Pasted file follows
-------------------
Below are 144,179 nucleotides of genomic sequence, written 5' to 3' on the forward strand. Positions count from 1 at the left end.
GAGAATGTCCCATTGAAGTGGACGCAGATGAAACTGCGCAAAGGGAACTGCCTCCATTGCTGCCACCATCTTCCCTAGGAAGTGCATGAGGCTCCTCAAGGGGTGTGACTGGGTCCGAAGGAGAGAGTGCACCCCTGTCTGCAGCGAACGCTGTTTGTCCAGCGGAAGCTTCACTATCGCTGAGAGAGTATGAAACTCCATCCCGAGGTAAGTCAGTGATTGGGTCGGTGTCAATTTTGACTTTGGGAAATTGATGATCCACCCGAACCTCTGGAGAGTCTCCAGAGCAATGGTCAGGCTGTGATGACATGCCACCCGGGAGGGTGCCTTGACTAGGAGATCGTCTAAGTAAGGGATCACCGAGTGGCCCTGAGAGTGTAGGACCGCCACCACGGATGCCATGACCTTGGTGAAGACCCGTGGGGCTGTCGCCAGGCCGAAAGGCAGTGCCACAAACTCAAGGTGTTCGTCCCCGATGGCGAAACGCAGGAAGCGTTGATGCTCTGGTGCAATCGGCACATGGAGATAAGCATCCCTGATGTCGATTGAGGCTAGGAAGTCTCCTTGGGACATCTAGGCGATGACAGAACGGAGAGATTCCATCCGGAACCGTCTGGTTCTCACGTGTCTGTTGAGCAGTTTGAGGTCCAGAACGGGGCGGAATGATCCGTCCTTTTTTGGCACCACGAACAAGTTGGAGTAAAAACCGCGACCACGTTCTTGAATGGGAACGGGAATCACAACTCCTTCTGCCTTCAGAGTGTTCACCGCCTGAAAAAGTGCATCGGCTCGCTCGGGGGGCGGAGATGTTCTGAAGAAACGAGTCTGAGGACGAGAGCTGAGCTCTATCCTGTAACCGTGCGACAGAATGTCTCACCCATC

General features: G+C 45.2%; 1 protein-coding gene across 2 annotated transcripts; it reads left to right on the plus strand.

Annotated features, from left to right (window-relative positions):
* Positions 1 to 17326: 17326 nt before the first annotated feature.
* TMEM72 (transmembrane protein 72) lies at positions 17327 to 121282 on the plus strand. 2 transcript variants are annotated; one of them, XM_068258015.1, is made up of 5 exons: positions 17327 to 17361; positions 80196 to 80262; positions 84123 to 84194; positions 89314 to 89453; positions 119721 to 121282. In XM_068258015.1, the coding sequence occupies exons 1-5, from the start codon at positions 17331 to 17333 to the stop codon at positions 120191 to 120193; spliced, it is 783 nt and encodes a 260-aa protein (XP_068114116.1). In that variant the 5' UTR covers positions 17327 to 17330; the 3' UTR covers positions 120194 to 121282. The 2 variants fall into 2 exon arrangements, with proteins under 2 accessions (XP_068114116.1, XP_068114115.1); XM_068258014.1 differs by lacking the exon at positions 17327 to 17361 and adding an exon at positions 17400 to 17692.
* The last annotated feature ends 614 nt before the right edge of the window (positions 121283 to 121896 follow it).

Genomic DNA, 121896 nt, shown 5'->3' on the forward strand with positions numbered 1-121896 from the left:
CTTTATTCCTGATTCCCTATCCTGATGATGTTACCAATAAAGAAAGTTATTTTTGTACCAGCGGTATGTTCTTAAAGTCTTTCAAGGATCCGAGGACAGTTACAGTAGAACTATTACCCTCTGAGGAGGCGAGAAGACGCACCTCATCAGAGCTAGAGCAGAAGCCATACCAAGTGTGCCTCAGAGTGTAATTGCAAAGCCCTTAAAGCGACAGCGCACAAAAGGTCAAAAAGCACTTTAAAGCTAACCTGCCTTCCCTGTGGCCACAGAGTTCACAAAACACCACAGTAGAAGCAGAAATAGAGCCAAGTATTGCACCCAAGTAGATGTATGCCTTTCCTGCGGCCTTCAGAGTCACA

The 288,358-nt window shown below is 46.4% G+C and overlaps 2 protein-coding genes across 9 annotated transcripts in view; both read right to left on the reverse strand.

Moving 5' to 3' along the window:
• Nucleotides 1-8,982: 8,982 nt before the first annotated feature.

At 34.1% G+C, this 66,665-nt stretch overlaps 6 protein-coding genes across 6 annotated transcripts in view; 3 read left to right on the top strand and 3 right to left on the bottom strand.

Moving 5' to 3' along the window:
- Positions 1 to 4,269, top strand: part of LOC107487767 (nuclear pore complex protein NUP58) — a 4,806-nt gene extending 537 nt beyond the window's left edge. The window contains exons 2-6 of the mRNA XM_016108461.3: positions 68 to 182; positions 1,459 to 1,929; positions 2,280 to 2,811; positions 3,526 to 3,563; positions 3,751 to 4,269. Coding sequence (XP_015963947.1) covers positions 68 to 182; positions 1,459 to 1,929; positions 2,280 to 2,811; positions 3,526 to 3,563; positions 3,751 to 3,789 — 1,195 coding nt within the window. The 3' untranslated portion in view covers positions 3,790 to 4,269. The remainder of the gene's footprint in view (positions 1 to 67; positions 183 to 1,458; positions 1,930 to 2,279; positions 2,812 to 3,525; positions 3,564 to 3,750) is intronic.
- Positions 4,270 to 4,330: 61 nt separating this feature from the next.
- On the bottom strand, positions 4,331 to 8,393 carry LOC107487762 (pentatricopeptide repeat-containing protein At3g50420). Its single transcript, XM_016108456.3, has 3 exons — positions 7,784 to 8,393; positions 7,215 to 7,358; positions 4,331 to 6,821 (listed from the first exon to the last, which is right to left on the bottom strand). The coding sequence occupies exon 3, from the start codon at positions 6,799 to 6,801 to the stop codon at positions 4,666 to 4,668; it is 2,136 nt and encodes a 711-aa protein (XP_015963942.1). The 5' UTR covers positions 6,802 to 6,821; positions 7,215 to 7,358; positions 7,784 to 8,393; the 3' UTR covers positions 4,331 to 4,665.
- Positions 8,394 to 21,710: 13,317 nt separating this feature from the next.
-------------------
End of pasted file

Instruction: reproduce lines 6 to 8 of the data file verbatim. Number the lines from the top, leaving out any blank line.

* TMEM72 (transmembrane protein 72) lies at positions 17327 to 121282 on the plus strand. 2 transcript variants are annotated; one of them, XM_068258015.1, is made up of 5 exons: positions 17327 to 17361; positions 80196 to 80262; positions 84123 to 84194; positions 89314 to 89453; positions 119721 to 121282. In XM_068258015.1, the coding sequence occupies exons 1-5, from the start codon at positions 17331 to 17333 to the stop codon at positions 120191 to 120193; spliced, it is 783 nt and encodes a 260-aa protein (XP_068114116.1). In that variant the 5' UTR covers positions 17327 to 17330; the 3' UTR covers positions 120194 to 121282. The 2 variants fall into 2 exon arrangements, with proteins under 2 accessions (XP_068114116.1, XP_068114115.1); XM_068258014.1 differs by lacking the exon at positions 17327 to 17361 and adding an exon at positions 17400 to 17692.
* The last annotated feature ends 614 nt before the right edge of the window (positions 121283 to 121896 follow it).

Genomic DNA, 121896 nt, shown 5'->3' on the forward strand with positions numbered 1-121896 from the left: